The value of data: Because you’re worth it!
We live in the age of big data, where data has become the most valuable commodity in the world. But if you’re wondering just how data has become so valuable in modern day life then look no further than where and how data is being used.
Cast your mind back to September 2017, the Apple X is being launched with the slogan “Say hello to the future” where new features include wireless charging and (despite some technical glitches at the launch event) Face ID, which enables the ability to pay with your face.
Data is digital advertising perfect wingman
But realistically the concept of paying with your data isn’t new, in fact it’s something that all five of the most profitable companies in the world use to thrive. Earlier that year, Alphabet (Google’s parent company), Amazon, Apple, Facebook and Microsoft collectively made a $26 billion net profit in Q1 2017 alone.
And when looking further into the stats for these tech giants things get even more impressive, in 2018 half of all dollars spent online in America went through Amazon. Google and Facebook have equally impressive stats, in 2016 both companies were responsible for almost all the revenue growth in digital advertising in America.
Remarkably, when looking at the most recent yearlong stats, in 2018, this dominant trend is still apparent for all three giants with almost 70% of total digital advertising spend in America being collected by Google, Facebook and Amazon.
Fast-forward back to the present day and even the threat of global economic slowdown in 2019 hasn’t affected global digital advertising spending, which was estimated to rise by 17.6% earlier in the year. Meaning that, for the first-time, digital advertising will account for half of the global advertising market.
If you’re wondering how these giants have dominated the market the simple reason is because these companies have harnessed the power and value of your data. Many of the services they offer their end user are free, in essence users pay for these services with their data rather than their cash.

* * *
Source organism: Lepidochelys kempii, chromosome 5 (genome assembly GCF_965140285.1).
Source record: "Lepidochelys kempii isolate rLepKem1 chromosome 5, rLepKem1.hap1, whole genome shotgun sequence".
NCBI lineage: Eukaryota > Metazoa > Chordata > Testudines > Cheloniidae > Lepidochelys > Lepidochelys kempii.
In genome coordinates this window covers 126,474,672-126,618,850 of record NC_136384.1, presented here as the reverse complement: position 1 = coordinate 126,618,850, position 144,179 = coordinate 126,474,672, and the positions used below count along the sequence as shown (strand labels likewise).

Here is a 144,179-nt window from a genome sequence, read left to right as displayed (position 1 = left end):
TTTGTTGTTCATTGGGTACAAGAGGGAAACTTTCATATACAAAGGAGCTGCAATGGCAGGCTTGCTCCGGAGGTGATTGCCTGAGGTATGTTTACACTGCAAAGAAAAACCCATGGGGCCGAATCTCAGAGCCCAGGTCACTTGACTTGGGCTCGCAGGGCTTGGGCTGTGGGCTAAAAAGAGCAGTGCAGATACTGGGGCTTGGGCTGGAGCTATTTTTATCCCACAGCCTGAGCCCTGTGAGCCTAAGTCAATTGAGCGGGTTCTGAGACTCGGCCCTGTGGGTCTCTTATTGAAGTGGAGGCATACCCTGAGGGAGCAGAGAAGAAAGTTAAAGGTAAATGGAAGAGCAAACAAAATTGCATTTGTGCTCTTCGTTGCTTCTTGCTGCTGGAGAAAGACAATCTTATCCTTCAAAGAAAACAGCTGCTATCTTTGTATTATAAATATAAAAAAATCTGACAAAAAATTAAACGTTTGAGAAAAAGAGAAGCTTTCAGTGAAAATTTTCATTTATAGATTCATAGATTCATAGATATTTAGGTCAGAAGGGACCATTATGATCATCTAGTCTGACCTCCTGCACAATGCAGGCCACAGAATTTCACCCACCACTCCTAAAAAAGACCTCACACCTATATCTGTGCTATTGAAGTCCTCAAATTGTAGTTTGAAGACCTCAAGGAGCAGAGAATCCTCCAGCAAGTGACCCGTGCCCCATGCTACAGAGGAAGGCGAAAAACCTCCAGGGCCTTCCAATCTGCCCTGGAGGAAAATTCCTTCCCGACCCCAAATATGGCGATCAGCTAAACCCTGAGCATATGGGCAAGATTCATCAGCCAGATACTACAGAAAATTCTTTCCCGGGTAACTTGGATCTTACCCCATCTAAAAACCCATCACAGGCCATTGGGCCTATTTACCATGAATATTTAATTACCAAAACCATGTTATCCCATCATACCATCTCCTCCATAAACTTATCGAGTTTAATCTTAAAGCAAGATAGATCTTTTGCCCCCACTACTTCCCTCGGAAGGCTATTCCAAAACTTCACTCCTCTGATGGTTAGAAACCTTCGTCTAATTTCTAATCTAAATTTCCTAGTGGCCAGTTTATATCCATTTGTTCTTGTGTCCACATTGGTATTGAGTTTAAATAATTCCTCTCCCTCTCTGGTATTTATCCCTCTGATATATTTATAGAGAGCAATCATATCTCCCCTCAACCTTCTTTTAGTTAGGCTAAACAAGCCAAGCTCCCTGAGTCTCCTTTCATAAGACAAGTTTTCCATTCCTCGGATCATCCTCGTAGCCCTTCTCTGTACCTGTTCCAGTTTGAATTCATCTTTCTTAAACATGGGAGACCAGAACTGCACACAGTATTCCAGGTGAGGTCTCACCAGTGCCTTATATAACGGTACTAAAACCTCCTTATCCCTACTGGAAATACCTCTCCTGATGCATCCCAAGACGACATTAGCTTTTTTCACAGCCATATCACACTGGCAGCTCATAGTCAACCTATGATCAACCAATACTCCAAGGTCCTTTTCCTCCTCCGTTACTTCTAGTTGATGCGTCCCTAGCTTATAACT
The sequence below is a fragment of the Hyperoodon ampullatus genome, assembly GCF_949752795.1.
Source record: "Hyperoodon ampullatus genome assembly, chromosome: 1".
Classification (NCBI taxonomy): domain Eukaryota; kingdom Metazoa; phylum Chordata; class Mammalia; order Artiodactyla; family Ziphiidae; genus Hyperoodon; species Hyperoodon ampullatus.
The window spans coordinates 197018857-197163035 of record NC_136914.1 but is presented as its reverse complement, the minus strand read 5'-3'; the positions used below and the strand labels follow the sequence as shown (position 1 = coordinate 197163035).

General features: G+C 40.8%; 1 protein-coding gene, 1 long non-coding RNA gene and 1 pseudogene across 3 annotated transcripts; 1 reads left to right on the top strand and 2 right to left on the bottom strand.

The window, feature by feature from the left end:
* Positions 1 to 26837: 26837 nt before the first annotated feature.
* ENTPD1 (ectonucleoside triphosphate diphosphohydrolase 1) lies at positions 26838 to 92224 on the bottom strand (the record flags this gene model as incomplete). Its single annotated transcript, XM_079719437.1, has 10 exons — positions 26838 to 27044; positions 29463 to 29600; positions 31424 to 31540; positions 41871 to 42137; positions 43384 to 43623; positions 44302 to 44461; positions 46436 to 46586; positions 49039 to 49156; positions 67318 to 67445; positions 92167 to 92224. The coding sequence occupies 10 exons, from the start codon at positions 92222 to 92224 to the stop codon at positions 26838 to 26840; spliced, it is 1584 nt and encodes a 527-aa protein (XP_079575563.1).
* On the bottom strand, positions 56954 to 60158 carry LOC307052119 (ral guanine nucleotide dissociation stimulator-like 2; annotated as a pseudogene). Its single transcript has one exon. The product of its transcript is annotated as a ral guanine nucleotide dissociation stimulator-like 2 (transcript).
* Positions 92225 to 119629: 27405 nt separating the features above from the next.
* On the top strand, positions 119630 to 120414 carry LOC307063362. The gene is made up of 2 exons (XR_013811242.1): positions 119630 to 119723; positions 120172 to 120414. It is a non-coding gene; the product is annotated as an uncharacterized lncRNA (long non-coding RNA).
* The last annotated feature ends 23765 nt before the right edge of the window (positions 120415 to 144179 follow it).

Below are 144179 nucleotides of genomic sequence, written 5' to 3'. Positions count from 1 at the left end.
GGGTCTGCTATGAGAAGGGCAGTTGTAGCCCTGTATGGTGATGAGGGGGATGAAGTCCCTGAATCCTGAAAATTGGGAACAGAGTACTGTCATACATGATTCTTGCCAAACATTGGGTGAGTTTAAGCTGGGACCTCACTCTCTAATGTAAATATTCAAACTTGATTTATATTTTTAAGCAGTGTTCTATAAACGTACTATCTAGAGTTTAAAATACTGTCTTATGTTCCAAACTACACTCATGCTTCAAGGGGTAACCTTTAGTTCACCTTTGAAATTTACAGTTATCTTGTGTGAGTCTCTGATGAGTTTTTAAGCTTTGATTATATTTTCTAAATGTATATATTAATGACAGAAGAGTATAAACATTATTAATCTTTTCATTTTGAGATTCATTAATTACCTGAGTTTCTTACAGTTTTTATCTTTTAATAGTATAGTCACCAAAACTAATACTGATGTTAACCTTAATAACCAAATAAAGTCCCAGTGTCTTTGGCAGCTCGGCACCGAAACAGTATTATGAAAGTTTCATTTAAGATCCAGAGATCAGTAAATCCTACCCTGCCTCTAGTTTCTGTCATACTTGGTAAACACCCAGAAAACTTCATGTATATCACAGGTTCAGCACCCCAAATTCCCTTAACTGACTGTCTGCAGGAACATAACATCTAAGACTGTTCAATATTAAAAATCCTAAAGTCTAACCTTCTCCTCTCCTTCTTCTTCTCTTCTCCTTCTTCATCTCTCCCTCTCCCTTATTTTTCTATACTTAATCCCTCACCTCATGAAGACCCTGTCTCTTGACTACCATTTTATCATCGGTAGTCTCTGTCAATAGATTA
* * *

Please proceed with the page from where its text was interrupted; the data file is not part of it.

Welcome into the personalisation era
The data provided enables these companies to produce fully personalised content and platforms, which in turn deliver a better product to the end user, providing them with a better user experience. Factor in digital advertising and you not only have a platform in which people happily use on a daily basis but you also have the information to create best-fitting target groups and improve the users’ shopping experience through targeted advertising.
What’s more, from a business point of view these tech titans have an even greater competitive edge thanks to their use of data as they can pinpoint a new product or service gaining traction in the market and either copy them or simply buy them out before they become too big a threat. For example, Facebook’s purchase of Instagram in 2012 for $1 billion and WhatsApp in 2014 for $22 billion.
Historically tech giants’ collection of personal data was limited to people’s use of computers, however now a whole new range of devices have changed how we go about our daily lives. Smart phones, smart speakers/personal assistants and wearable technology have all opened the door to the collection of new forms of personal data on an almost continuous basis.
The type of data being collected ranges from – demographics (age/relationship status/education), web search history and your likes/dislikes on social media to the more sensitive – biometric data (voice/facial recognition), health data and income.
Understandably the most valuable data points on the market are linked with the types of data which are harder to get access to i.e. health. So much so that remarkably health data is more valuable to organisations than knowing whether a potential customer has a net worth of over $1 million.
From data collection to data connection
As Google is able to track most of its users’ life and activities from so many different platforms and services from query searches to location and fitness tracking it is widely seen as the best placed out of all of the tech giants to collect user data.
And the impact of this data can already be seen in business. Take forecasting for example, recent research has shown that trends in increasing or decreasing volumes of housing-related search queries on Google are actually a more accurate predictor of house sales in the next quarter than the forecasts of real-estate economists.
Data also plays an important role in the advancement of artificial intelligence (AI) in business. Most of our buying decisions are based on emotions, trust, intuition and culture rather than logic.
And this is where AI comes into play as algorithms are increasing the capacity to identify these factors enabling businesses to create customer behavioural patterns, which identify common characteristics between successful and unsuccessful prospects and allows for the creation of groups of potential customers who share similar qualities.
Estimates show that by 2025 AI’s impact on marketing alone will reach nearly $40 billion, however despite knowledge of what AI is, a great number of companies are still unaware of the beneficial impact it can play.
With vast amounts of personal data currently available, the possibilities for customer intelligence, customer personalisation and customer experience are endless. But remember, with big data comes big responsibility; the customer should always come first.